Matt Leaf: With more and more seminars transitioning to a virtual format, the Referees-in-Chief (RIC) have determined that there really is no need for the closed book exams. So, level 2, 3 and 4 officials this season will no longer be required to submit a closed book (or modified online closed book exam) upon completion of the seminar requirement. Instead, the open book exams have been expanded to 75 questions for level 2 and 100 questions each for level 3 and level 4.

The RICs acknowledged that the purpose of the exams has always been as a means to encourage rule knowledge, so more effort was made to put together open book exam questions that will encourage the officials to open the Rules/Casebook in an effort to not only learn the rule, but more importantly, understand the spirit and intent of the rule.

USAH: Are there any other changes to the exam process

ML: The only other change to the exams deal with those who do not pass the original exam. Level 2, 3 and 4 officials will now be able to complete their retake exam 24 hours after failing their original exam. Level 1 officials will still need to wait seven days as we want them to slow down and take some time reviewing the rules so they can gain a better understanding and improve their chances for success on the ice.

USAH: What changes, if any, have been made to the seminars? Are all officials still required to attend a seminar each season?

ML: Yes, except for Tenured Officials, all officials are required to attend a seminar for the level that they apply for each season. So, a Level 1 official must attend a Level 1 seminar, Level 2 attends a Level 2 and then Level 3 and 4 seminars will be combined as one seminar in many cases.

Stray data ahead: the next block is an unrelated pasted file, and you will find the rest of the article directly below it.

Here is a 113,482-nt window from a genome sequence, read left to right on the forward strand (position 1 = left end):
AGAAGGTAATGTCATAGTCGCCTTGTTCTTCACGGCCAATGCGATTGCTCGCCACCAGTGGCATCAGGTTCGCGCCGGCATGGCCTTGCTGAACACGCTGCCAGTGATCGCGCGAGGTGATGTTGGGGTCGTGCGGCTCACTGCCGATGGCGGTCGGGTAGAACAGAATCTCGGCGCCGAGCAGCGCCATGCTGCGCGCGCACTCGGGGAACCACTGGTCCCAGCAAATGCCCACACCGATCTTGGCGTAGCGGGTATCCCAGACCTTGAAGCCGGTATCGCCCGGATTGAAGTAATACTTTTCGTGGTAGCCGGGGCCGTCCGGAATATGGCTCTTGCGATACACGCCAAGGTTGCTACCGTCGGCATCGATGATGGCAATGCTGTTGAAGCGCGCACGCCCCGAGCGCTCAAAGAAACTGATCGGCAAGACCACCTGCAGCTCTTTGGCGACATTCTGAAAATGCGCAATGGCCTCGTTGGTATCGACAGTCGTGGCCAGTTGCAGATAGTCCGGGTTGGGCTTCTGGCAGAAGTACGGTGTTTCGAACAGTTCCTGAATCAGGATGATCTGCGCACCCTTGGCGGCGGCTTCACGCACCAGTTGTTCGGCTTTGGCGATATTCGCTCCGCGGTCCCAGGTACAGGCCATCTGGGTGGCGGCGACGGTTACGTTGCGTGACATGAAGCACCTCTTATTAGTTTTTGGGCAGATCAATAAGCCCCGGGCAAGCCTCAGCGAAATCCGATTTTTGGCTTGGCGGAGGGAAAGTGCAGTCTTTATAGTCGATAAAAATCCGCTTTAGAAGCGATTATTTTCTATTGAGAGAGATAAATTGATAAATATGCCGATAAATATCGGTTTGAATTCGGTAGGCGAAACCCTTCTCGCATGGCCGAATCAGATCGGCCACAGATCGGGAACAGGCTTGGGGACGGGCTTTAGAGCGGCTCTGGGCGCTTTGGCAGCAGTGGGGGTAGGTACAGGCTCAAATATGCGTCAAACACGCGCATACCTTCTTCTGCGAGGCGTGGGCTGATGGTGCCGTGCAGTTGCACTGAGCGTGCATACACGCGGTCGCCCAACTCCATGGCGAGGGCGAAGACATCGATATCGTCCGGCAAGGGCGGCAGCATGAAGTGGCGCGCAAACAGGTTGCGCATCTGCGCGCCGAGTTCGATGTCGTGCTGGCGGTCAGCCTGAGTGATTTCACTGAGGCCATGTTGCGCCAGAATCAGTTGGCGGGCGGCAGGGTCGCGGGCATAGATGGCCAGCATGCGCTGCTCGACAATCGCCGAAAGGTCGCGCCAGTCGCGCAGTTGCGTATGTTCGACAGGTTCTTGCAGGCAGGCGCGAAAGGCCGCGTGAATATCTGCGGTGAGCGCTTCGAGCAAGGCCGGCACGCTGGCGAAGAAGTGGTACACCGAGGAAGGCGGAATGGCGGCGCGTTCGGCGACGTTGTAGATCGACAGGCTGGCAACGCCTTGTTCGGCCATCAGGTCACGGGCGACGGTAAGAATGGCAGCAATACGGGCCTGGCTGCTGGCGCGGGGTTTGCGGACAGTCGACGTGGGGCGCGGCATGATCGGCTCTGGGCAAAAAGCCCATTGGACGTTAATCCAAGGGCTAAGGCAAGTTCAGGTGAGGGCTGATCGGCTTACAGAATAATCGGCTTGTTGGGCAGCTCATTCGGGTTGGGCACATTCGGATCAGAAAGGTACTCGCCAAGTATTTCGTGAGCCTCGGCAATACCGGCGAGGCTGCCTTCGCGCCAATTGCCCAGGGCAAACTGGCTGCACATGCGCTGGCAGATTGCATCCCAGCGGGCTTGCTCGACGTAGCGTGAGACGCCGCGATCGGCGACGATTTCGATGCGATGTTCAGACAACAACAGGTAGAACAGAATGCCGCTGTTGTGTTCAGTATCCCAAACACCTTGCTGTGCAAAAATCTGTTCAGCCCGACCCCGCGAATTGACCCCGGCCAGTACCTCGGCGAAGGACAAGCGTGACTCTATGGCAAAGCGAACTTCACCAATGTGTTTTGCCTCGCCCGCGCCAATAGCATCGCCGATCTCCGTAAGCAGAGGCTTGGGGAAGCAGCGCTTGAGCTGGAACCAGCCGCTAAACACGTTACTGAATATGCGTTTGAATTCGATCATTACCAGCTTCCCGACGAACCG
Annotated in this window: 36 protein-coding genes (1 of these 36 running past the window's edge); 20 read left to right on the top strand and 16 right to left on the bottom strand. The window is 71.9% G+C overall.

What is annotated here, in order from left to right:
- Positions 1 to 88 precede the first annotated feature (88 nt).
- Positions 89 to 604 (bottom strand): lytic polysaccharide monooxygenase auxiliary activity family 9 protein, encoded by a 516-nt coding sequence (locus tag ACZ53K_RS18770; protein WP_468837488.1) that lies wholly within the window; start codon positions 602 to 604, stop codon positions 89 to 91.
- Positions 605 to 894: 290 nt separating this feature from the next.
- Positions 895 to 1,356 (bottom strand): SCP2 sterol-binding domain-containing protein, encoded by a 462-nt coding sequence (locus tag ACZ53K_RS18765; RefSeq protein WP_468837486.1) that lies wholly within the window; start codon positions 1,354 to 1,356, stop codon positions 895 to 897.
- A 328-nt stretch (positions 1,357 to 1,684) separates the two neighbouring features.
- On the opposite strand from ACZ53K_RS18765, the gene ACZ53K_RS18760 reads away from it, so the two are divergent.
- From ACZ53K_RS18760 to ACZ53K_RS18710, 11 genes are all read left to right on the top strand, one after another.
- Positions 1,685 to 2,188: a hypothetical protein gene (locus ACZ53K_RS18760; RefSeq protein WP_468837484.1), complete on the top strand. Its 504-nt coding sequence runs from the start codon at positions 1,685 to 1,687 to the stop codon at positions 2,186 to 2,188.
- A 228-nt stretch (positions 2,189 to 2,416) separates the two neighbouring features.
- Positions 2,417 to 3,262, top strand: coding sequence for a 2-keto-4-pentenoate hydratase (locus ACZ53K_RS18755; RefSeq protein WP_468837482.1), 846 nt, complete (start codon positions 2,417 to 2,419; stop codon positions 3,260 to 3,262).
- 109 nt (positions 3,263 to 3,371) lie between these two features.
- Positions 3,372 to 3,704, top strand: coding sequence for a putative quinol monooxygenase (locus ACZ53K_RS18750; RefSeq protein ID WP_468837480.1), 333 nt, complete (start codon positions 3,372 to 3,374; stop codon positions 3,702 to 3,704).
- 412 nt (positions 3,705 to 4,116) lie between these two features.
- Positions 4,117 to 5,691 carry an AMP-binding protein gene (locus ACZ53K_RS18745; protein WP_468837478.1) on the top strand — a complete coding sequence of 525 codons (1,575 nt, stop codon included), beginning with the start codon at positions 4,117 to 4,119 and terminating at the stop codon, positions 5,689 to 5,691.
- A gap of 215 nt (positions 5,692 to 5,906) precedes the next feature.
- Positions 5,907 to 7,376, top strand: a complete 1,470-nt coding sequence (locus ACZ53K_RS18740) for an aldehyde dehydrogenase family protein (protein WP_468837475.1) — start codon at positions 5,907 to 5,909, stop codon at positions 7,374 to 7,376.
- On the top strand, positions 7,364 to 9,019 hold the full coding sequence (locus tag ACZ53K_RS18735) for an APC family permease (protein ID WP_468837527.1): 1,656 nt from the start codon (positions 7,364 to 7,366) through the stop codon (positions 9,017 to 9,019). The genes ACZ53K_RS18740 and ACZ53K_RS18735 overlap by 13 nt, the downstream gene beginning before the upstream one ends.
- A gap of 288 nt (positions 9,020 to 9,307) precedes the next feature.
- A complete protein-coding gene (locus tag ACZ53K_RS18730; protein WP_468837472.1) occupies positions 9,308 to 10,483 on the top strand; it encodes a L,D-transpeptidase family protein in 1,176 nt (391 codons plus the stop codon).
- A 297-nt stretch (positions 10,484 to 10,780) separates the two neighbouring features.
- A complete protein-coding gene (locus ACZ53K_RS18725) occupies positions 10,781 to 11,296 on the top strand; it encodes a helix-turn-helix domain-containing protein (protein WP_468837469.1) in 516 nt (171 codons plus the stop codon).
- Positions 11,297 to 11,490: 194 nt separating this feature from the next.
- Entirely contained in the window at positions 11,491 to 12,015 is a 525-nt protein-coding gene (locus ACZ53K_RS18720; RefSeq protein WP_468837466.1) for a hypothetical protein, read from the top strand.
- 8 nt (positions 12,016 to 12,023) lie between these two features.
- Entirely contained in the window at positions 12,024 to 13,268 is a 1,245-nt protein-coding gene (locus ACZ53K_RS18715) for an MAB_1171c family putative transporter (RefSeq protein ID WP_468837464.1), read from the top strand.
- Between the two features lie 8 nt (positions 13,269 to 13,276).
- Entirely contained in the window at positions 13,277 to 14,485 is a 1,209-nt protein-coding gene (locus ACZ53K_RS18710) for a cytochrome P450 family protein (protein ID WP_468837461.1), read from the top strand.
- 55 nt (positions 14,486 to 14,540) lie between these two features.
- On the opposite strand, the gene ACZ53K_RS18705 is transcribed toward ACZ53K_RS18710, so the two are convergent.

Level 1 officials are strongly encouraged to attend a seminar in their own area and most areas will mainly conduct in-person Level 1 seminars. Although there will be some hybrid Level 1 seminars with both a virtual and in-person component, the key here is that every Level 1 official is required to attend a Level 1 seminar ice session. This may require some additional coordination of scheduling for these new officials, but the reality is this on-ice practice is so critical to any future success they may have on the ice that the RICs feel it is critical that the ice session is part of their educational experience.

Level 2 seminars will also include an on-ice component that Level 2 officials need to be aware of when they plan their seminar attendance. The vast majority of Level 3 and Level 4 seminars will be virtual and officials are encouraged to attend a seminar at a date and time that is convenient for them.

USAH: Have there been any changes to the curriculum for the various levels?

ML: The curriculum for each level was standardized prior to last season and is something that will continue to be updated on an annual basis. The specific presentations, along with the video examples, have all been developed in a manner that provides valuable information specific to each level with new presentations and updated video examples being used to keep things fresh and relevant. In addition, the seminar curriculum has been coordinated with the online modules to minimize duplication and to diversify the required education for each level.